Paul, then, continues to view sin as a power, much like a king, that now commands an army, and he urges his readers not to place their “members” at the disposal of this powerful commander to use as his “weapons of unrighteousness.” “Members” (μέλη) stands parallel both to “mortal body” in the previous clause (in 6:12) and to “yourselves” in the following clause. One’s “mortal body,” then, is one’s self, and the members of that body are its various abilities, whether physical, emotional, or volitional (cf. 12:4–5; 1 Cor 12:12–27; Col 3:5). . .

The emphasis on vigilance against sin’s tendency to dominate the believer is especially appropriate after Paul has just said that believers still live in a mortal body with a tendency toward illicit cravings (6:12).

Transition: not saying in a simplistic sense that this is easy to do


A.  Live Out Your Regenerated Reality of Freedom from Sin

For sin shall not be master over you,

We are no longer held in bondage to sin (1 Cor. 10:13)

B.  Live Out the Freedom and Power of the Governing Power of Grace

for you are not under law, but under grace.

We are not left just to the “mercy of the law” —

God’s Law — What it does and doesn’t do:

1)  It only demands/commands but gives no power to obey (Rom. 2:14-16)

2)  It only condemns us — showing us how badly we’ve failed but never making us any better (Rom. 3:19-20)

3)  It doesn’t restrict/restrain our fallen nature; it provokes it to sin (Rom. 5:20)’

4)  It can never relieve us from our bondage to sin (and death and condemnation) and free us to obey


We are now under the enabling power of God’s grace:

1)  Provides guidance and gives power to obey

2)  No possibility of condemnation since our merit or performance is not the issue

3)  Motivates obedience out of love and gratitude rather than stimulating rebellion and sin

4)  Relieves us from the dominion of sin and frees us to obey

Douglas Moo: Paul is not saying that Christians have no commandments for which they are responsible. This view depends on taking “law” in a broad sense to mean any law, or “law” in general. But, as is usually the case in Paul, “law” (nomos) refers to the Mosaic law. Other interpreters think that “under law” means under the condemnation pronounced by the law, and “under grace” means the freedom from condemnation experienced by those who enjoy God’s grace.  But there seems to be no good reason for adding the nuance “condemnation” here.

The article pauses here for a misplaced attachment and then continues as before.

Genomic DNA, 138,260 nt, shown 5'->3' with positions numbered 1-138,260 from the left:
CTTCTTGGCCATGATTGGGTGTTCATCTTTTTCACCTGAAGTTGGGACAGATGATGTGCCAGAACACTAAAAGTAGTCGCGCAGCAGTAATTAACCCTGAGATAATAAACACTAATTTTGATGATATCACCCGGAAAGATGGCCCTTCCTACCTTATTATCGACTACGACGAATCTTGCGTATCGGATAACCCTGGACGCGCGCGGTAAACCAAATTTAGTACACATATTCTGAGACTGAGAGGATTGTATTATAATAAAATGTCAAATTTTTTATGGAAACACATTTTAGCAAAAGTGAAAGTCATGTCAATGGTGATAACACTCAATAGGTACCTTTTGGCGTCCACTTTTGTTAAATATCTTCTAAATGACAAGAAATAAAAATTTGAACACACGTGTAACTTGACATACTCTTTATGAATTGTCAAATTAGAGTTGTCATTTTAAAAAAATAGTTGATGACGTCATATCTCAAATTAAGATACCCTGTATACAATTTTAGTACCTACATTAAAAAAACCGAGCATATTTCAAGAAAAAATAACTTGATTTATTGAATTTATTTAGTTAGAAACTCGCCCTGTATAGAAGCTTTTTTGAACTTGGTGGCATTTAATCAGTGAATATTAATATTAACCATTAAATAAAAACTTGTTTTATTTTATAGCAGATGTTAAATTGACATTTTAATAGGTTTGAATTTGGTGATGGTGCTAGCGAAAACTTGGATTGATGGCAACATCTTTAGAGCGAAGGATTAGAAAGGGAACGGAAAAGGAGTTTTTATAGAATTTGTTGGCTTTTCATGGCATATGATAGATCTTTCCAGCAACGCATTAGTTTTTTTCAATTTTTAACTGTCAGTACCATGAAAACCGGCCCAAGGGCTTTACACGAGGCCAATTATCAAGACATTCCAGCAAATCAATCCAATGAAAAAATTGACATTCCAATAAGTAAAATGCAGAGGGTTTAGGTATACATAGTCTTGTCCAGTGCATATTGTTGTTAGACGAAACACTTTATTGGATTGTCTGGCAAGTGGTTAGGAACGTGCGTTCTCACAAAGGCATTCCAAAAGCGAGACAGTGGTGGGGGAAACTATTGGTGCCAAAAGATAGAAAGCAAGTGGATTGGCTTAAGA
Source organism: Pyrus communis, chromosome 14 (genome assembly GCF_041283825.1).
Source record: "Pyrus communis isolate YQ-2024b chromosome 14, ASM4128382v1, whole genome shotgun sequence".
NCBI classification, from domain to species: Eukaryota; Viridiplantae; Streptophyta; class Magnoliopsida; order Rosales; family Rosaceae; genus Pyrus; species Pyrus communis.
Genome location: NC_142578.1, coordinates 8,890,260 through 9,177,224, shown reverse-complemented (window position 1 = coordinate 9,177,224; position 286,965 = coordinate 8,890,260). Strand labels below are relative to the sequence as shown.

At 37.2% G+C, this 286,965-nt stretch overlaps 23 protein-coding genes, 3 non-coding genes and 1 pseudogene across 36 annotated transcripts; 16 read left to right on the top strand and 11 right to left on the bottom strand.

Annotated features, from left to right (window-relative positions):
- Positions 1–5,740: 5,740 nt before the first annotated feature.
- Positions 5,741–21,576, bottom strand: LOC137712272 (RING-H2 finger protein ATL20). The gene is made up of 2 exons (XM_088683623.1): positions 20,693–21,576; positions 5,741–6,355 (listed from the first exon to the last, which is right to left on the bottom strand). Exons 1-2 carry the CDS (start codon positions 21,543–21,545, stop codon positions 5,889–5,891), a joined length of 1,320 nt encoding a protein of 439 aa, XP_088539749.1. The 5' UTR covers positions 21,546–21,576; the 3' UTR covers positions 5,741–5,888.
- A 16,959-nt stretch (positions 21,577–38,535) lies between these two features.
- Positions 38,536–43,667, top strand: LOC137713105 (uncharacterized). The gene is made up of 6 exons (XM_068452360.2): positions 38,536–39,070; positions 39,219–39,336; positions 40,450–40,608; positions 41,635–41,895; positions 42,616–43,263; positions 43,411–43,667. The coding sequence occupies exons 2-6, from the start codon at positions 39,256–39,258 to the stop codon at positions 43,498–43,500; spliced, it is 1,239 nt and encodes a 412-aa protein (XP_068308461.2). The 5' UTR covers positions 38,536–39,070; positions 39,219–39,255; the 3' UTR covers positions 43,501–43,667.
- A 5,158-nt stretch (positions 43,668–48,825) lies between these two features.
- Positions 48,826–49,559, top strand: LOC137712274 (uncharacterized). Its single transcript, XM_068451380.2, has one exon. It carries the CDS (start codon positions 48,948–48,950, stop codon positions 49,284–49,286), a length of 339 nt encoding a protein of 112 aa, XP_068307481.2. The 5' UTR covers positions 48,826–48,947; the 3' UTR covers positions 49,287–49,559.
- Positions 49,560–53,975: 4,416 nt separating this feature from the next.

Most likely Paul refers generally to the fact that believers no longer live under the domination of the Mosaic law. Because we stand under the new covenant, the law of the old covenant no longer has direct control over us. The contrast between “law” and “grace,” then, is a salvation-historical contrast: The Mosaic law dominates the old regime from which we have been set free in Christ; grace dominates the new regime inaugurated by Jesus.

We find the same basic contrast in the famous John 1:17 passage: “For the law was given through Moses; grace and truth came through Jesus Christ.” Paul has presented the Mosaic law as a power that leads to sinning (recall Rom. 5:20: “The law was added so that the trespass might increase”). In other words, for believers to be set free from the dominion of sin (6:14a), they need also to be set free from the dominion of the law.

Michael Bird: What Paul is getting at is that believers do not exist under the dominion of sin-death-law but live instead under the dominion of the life-righteousness-grace of God the Father and the Lord Jesus Christ. . .

If we have died and risen with Christ, certain attitudes and actions are simply incompatible with what God has done for us and in us. To use the language of Galatians, if we have been crucified with Christ, we’ve been crucified to the world (Gal 2:19; 6:14). We have changed jurisdictions, we have changed allegiances, and we have changed what we desire and what we fear. Believers are living out a story of paradise lost and regained, prodigals run away and prodigals returned, shifted from the dominion of darkness to the kingdom of light, and swapped the horror of hell for the hope of a new heavens and a new earth. What fundamentally shapes our ethics and ethos is not old law but new life. We find ourselves moved to obey the commandments of God, not by the old law with the threat of curses, but by new life and its power to conform us to Christ.

Grant Osborne: What does it mean that we are not under the law?

  • We are not under the law’s demands, as were the people of the Old Testament.
  • We are not under the curse implied by the impossible standard of the law (see Galatians 3:10-14).
  • We are not under its system of requirements, the ceremonial laws that had to be meticulously kept.
  • We are not under the fear of failing the just standard of the law.